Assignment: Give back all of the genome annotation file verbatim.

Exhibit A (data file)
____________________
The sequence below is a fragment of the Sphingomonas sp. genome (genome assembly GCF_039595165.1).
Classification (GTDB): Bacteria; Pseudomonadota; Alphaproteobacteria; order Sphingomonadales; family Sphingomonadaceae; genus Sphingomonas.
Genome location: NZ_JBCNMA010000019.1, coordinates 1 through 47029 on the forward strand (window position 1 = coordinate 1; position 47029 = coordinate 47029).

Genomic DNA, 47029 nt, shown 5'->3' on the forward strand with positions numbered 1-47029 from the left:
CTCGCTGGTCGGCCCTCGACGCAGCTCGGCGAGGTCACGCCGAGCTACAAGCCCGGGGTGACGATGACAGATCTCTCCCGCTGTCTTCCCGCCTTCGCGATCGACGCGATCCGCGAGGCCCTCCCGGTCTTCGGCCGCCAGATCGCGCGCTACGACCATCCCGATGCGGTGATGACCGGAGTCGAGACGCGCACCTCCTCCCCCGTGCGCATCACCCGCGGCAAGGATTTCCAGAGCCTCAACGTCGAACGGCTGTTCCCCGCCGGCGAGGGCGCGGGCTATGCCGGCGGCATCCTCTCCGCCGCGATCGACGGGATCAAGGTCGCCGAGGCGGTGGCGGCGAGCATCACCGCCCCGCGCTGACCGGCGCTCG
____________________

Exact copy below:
The sequence below is a fragment of the Sphingomonas sp. genome (genome assembly GCF_039595165.1).
Classification (GTDB): Bacteria; Pseudomonadota; Alphaproteobacteria; order Sphingomonadales; family Sphingomonadaceae; genus Sphingomonas.
Genome location: NZ_JBCNMA010000019.1, coordinates 1 through 47029 on the forward strand (window position 1 = coordinate 1; position 47029 = coordinate 47029).

Genomic DNA, 47029 nt, shown 5'->3' on the forward strand with positions numbered 1-47029 from the left:
CTCGCTGGTCGGCCCTCGACGCAGCTCGGCGAGGTCACGCCGAGCTACAAGCCCGGGGTGACGATGACAGATCTCTCCCGCTGTCTTCCCGCCTTCGCGATCGACGCGATCCGCGAGGCCCTCCCGGTCTTCGGCCGCCAGATCGCGCGCTACGACCATCCCGATGCGGTGATGACCGGAGTCGAGACGCGCACCTCCTCCCCCGTGCGCATCACCCGCGGCAAGGATTTCCAGAGCCTCAACGTCGAACGGCTGTTCCCCGCCGGCGAGGGCGCGGGCTATGCCGGCGGCATCCTCTCCGCCGCGATCGACGGGATCAAGGTCGCCGAGGCGGTGGCGGCGAGCATCACCGCCCCGCGCTGACCGGCGCTCG